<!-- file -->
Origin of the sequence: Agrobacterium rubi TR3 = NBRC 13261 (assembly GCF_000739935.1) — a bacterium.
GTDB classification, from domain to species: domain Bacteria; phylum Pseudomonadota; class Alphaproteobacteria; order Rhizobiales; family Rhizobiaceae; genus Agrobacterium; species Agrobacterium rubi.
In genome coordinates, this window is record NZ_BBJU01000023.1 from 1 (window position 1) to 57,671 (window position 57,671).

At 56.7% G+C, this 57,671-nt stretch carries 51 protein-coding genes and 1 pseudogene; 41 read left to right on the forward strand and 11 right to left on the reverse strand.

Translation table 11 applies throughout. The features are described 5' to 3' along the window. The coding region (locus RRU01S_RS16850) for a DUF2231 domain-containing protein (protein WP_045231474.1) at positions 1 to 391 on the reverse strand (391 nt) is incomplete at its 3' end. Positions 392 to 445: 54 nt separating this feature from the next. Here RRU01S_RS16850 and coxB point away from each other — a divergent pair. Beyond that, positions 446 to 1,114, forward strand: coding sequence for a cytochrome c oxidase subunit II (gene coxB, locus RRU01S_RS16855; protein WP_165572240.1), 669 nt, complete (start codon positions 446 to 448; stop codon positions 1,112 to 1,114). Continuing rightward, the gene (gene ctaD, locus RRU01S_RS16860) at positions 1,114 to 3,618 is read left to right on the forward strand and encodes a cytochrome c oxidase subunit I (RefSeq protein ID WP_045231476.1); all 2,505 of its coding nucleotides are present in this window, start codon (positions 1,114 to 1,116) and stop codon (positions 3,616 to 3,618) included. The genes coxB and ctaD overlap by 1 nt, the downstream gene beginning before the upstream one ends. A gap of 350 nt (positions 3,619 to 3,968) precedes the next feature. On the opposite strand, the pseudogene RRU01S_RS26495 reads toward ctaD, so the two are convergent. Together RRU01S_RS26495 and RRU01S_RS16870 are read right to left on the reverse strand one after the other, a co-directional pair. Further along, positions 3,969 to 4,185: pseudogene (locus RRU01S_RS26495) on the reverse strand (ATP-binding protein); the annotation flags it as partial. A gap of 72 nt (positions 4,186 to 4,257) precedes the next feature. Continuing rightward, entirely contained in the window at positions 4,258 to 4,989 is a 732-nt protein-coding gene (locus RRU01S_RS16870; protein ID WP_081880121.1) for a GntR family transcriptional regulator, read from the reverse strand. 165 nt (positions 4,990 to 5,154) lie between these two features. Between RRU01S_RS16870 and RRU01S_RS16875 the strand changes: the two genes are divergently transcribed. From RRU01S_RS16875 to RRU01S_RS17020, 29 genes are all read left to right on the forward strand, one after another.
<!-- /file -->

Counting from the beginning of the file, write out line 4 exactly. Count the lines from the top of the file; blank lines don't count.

At 56.7% G+C, this 57,671-nt stretch carries 51 protein-coding genes and 1 pseudogene; 41 read left to right on the forward strand and 11 right to left on the reverse strand.